Tiger Brands uses UN SDGs to reduce hunger in South Africa

At Sustainability LIVE, Mary Jane Morifi divulges some of the details of Tiger Brand’s social impacts on the population as it helps to reduce hunger

The rates of poverty and hunger in South Africa are astonishing in comparison to food waste figures. And with the onset of COVID-19 further exacerbating these issues—due to high lockdown restrictions and disease—organisations are looking for ways to combat this in the region. 

As the country’s largest food manufacturer, hunger is high on the list of priorities for Tiger Brands as it reiterates its sustainability journey in relation to the UN sustainable development goals (SDGs). The firm has carefully chosen the ways in which it can positively impact the issue of poverty through food and works with its suppliers to tackle inefficiencies that are required to work with such a large organisation. 


Mary Jane Morifi, Chief Corporate and Sustainability Officer at Tiger Brands, joined us at Sustainability LIVE to provide statistics and background on the current hunger situation in South Africa and shed some light on how Tiger Brands is supporting farmers and children to make better choices for a sustainable future. 

Poverty is a sustainability concern in South Africa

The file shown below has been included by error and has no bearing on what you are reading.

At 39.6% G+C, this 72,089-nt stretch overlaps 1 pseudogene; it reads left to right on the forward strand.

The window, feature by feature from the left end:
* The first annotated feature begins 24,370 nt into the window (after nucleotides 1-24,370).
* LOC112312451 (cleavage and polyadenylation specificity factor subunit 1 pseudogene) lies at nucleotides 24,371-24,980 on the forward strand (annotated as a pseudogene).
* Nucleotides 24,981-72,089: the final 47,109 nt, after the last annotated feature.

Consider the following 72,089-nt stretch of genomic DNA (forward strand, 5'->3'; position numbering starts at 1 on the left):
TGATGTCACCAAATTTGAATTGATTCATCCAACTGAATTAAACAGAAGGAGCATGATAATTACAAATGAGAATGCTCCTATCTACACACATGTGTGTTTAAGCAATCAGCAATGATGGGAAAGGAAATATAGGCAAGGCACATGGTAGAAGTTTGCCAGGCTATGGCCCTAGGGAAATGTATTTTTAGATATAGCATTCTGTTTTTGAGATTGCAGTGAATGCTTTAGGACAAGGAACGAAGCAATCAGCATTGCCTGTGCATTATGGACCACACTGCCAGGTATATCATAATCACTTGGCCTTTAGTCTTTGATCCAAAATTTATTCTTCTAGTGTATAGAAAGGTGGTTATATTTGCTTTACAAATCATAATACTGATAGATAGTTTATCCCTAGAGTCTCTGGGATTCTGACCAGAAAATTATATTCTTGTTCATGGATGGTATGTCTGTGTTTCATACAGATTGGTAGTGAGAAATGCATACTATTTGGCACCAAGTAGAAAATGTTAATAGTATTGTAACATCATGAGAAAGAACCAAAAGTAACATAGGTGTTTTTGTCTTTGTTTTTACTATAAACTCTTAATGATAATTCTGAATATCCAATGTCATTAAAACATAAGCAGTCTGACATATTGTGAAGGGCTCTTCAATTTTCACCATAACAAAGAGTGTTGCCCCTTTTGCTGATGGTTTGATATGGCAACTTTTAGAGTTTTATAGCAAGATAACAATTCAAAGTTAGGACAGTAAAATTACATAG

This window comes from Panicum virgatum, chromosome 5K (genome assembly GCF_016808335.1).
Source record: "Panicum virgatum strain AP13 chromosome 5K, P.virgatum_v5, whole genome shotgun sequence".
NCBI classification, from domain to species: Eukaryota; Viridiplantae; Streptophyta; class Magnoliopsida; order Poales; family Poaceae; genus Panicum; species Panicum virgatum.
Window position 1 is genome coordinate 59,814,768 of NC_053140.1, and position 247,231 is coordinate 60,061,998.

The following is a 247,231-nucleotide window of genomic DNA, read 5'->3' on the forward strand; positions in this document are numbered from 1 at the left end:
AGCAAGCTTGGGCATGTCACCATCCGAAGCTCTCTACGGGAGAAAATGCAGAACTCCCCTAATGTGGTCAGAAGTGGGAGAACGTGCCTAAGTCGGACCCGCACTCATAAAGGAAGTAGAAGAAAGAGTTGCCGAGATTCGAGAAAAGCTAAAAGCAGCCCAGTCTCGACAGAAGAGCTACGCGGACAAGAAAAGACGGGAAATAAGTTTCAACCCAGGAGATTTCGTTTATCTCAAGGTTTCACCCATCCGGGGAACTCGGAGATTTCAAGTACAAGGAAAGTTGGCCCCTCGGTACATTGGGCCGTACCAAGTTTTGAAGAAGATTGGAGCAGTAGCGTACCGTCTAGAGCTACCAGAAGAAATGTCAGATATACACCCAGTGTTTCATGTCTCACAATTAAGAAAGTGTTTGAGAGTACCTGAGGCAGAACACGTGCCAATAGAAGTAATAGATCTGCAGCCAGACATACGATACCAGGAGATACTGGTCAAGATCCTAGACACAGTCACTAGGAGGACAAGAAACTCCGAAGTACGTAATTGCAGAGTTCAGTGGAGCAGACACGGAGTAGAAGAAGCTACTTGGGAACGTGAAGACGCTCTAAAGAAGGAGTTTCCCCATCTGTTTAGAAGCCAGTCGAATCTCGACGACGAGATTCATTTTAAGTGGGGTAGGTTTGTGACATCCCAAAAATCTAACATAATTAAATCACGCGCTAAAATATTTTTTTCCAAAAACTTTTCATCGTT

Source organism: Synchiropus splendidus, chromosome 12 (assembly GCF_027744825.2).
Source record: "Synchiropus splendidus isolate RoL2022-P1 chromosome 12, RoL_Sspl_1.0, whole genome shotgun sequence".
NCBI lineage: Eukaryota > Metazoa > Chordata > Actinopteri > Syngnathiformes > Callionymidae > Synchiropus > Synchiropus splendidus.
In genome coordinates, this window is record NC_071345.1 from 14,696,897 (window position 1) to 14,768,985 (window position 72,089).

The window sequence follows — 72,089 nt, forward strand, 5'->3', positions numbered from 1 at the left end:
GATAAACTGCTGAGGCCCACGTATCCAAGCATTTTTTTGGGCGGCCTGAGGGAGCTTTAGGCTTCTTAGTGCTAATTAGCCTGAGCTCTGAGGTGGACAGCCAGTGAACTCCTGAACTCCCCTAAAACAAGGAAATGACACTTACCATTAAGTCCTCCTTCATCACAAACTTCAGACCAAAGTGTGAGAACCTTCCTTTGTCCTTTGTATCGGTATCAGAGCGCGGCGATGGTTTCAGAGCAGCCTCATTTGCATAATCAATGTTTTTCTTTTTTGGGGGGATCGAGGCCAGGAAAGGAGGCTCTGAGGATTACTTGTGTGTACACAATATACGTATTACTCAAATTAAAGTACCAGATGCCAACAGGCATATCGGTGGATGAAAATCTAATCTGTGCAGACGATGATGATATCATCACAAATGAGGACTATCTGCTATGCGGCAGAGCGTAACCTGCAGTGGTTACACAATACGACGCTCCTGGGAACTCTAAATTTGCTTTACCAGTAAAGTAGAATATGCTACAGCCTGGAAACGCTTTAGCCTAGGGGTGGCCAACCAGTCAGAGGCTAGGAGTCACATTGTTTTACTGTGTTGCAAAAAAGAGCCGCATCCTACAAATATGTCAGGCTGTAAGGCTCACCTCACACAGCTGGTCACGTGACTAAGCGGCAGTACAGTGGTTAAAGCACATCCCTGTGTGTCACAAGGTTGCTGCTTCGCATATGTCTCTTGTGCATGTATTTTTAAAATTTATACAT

Analysing a population of 59 million, Tiger Brands noticed around 16% fit into the poverty of crisis category. 11.8 million were found to be in a situation of crisis between the months of January and March 2021—still very much affected by the impacts of COVID-19.

Morifi also says that food waste is one of the most significant concerns and one that requires addressing to tackle poverty as it makes up a third of the overall food consumption in the country. She also highlights the process of supporting businesses and how partnerships play a great role in its sustainability programme’s success. Partnerships will be further required to support the growth of its initiatives. 

“We are not going to be able to do it on our own. We will need partnerships with governments and will also need partnerships with other like-minded corporates who will be key if we are ever to scale and have a greater impact,” Morifi says.


Catch up on the latest Sustainability LIVE sessions on the Sustainability Magazine Youtube channel or read the latest issue of the digital magazine for more sustainability insights. 

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